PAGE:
Why Python for the server app?

Python is by far my current favorite language. It takes so much less bloat compared to Java to translate an idea into a working implementation. Hopefully, I will convince you along the way that Python is awesome. Even if you are not familiar with Python, I bet that it will be possible for you to understand the program completely anyway. Because it's that simple.

Format of the tutorial

The READMEs go through the construction of the apps step by step. They specify what SHA1 corresponds to that state in the tutorial. That means that you can examine all pieces of the project at that particular state by doing:

git checkout <sha1>

Just do this to get back to the normal state

git checkout master

What is particularly useful is that you can do direct comparisons to see all changes between one state and the next by doing:

git diff <sha1> <sha1>

And you can show the differences for a particular file/folder with:

git diff <sha1> <sha1> <filename-or-folder>

I highly recommend doing it to see exactly what lines of code were added to implement some feature. Here's an example that would show what was added to enable authentication with Google in the server-app:

git diff 92e4ed4383b4a6 e4c340b30155 server-app/ server-app/


You should read the official docs on GCM

You also need to create a project in the Google API console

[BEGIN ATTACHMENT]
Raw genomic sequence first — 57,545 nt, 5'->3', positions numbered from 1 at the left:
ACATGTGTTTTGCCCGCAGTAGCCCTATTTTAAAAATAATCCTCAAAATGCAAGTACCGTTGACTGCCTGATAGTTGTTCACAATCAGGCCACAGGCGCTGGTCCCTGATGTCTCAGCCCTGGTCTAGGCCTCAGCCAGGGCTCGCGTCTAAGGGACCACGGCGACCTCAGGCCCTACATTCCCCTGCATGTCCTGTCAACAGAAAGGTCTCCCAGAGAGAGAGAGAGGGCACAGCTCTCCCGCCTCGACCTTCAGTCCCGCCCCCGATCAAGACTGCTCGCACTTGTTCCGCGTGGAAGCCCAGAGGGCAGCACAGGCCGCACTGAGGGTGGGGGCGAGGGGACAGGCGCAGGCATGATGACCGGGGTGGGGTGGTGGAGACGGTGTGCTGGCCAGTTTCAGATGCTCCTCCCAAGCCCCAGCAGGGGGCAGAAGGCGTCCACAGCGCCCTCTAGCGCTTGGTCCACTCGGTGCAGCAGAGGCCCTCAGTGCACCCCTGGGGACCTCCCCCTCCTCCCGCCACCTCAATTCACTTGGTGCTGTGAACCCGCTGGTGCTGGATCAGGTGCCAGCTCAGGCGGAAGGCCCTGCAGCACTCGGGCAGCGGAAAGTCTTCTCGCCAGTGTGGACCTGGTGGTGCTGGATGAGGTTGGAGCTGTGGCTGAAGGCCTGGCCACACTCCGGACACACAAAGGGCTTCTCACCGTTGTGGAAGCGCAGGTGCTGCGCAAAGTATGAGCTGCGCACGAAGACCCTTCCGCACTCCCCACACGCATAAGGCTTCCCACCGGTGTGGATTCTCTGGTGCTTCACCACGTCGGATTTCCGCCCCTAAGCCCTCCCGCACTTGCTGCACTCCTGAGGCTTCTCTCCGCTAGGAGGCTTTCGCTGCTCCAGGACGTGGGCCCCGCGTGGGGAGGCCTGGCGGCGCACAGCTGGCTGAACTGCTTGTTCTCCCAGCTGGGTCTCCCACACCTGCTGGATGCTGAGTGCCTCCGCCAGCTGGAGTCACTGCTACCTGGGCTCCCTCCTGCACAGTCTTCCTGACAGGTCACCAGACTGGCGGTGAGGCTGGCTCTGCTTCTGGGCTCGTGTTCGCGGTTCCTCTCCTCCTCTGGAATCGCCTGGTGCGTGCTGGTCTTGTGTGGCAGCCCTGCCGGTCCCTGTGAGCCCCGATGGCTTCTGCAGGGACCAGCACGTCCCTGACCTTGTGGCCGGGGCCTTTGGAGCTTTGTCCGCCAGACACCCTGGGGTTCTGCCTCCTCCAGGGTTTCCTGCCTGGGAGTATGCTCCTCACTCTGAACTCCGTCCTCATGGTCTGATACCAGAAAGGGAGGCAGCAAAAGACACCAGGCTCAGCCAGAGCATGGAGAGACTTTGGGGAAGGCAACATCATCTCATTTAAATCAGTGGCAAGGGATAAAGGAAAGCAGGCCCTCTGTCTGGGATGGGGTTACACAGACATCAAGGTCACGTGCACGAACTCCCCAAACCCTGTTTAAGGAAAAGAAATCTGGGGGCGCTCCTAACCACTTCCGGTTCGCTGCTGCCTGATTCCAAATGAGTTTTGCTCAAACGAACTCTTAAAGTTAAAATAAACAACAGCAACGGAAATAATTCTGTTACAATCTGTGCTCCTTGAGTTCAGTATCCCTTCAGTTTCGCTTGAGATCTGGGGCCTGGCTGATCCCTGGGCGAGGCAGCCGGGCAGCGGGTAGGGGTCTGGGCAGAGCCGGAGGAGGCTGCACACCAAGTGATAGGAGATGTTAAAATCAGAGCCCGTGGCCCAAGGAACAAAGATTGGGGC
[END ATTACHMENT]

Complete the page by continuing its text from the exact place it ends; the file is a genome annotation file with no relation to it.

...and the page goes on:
For the purpose of this tutorial, the docs are somewhat confusing in regards to what key you need to generate. You need to generate the following types of keys:

  • Client ID for installed applications (Guide)
  • Simple API Access (Guide)

The Simple API key will be used by the server to verify the validity of authentication tokens generated by the client. To generate the token, the clients need the Client ID for installed apps, but you won't need a specific key in that case since Google will verify the package name of the application. You will need the project number in the client though, which you can see in the address bar of your browser:

Where 8646666293 is your project number.

Android app

In this folder I implement an android app. This will be fairly straightforward. Have a look in android-client for that.

Server app

In this folder I construct an app we can deploy on a webserver somewhere. Go into the server-app folder and see how that's done.

The server is coded in Python because Java is mostly bloat.

Google App Engine

I have also made a version of the server which can be deployed to App Engine

A few tweaks were necessary for it to function, but structurally it is almost the same as the regular server.


You can download the finished app and try it out for yourself here:


There are two versions to choose from. One connects to a running version of the server on a computer controlled by me. The other connects to a version of the app engine server, running on app engine.

It looks like this:

As a side note, you can experiment with the server running on App Engine by using the API Explorer.

If you have questions or feedback

You can contact me by e-mail. If you find some part of the tutorial hard to understand or want something clarified, you can also create an issue. The same goes if you find an error. As I said, I am sort of unfamiliar with App Engine and server side stuff at the time I'm writing this, so there might very well be mistakes. Do the Internet a favor and report them if you find any.